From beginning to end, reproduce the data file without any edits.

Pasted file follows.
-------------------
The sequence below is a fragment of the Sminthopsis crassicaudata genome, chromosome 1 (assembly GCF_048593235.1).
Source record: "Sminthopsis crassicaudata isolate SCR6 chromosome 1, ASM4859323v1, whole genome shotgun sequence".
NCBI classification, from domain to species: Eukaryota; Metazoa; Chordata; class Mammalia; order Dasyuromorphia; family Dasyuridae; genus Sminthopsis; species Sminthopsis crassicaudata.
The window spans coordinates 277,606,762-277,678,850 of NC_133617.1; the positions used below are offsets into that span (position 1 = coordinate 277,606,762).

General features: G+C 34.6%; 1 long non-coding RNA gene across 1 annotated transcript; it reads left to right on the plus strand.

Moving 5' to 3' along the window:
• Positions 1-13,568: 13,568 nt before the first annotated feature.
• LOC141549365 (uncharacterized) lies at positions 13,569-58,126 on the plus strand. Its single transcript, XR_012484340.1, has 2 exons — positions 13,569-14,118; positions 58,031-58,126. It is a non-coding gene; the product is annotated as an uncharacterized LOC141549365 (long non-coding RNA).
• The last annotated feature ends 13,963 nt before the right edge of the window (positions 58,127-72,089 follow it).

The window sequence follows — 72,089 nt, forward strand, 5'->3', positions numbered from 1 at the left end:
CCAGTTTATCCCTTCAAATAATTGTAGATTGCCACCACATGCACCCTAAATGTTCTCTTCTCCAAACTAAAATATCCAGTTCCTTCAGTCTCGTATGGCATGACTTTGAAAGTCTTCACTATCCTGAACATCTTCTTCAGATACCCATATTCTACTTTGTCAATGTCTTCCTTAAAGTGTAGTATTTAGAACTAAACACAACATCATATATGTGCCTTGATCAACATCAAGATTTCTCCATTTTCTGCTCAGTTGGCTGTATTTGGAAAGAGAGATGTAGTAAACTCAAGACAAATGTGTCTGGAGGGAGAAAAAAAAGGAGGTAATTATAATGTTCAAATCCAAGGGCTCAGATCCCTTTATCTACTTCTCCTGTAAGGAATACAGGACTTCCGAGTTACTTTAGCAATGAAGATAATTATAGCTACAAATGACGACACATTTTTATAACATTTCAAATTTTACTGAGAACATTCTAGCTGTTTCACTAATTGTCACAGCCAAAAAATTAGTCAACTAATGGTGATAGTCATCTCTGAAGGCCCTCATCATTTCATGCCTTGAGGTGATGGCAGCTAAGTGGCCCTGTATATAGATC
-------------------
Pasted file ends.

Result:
The sequence below is a fragment of the Sminthopsis crassicaudata genome, chromosome 1 (assembly GCF_048593235.1).
Source record: "Sminthopsis crassicaudata isolate SCR6 chromosome 1, ASM4859323v1, whole genome shotgun sequence".
NCBI classification, from domain to species: Eukaryota; Metazoa; Chordata; class Mammalia; order Dasyuromorphia; family Dasyuridae; genus Sminthopsis; species Sminthopsis crassicaudata.
The window spans coordinates 277,606,762-277,678,850 of NC_133617.1; the positions used below are offsets into that span (position 1 = coordinate 277,606,762).

General features: G+C 34.6%; 1 long non-coding RNA gene across 1 annotated transcript; it reads left to right on the plus strand.

Moving 5' to 3' along the window:
• Positions 1-13,568: 13,568 nt before the first annotated feature.
• LOC141549365 (uncharacterized) lies at positions 13,569-58,126 on the plus strand. Its single transcript, XR_012484340.1, has 2 exons — positions 13,569-14,118; positions 58,031-58,126. It is a non-coding gene; the product is annotated as an uncharacterized LOC141549365 (long non-coding RNA).
• The last annotated feature ends 13,963 nt before the right edge of the window (positions 58,127-72,089 follow it).

The window sequence follows — 72,089 nt, forward strand, 5'->3', positions numbered from 1 at the left end:
CCAGTTTATCCCTTCAAATAATTGTAGATTGCCACCACATGCACCCTAAATGTTCTCTTCTCCAAACTAAAATATCCAGTTCCTTCAGTCTCGTATGGCATGACTTTGAAAGTCTTCACTATCCTGAACATCTTCTTCAGATACCCATATTCTACTTTGTCAATGTCTTCCTTAAAGTGTAGTATTTAGAACTAAACACAACATCATATATGTGCCTTGATCAACATCAAGATTTCTCCATTTTCTGCTCAGTTGGCTGTATTTGGAAAGAGAGATGTAGTAAACTCAAGACAAATGTGTCTGGAGGGAGAAAAAAAAGGAGGTAATTATAATGTTCAAATCCAAGGGCTCAGATCCCTTTATCTACTTCTCCTGTAAGGAATACAGGACTTCCGAGTTACTTTAGCAATGAAGATAATTATAGCTACAAATGACGACACATTTTTATAACATTTCAAATTTTACTGAGAACATTCTAGCTGTTTCACTAATTGTCACAGCCAAAAAATTAGTCAACTAATGGTGATAGTCATCTCTGAAGGCCCTCATCATTTCATGCCTTGAGGTGATGGCAGCTAAGTGGCCCTGTATATAGATC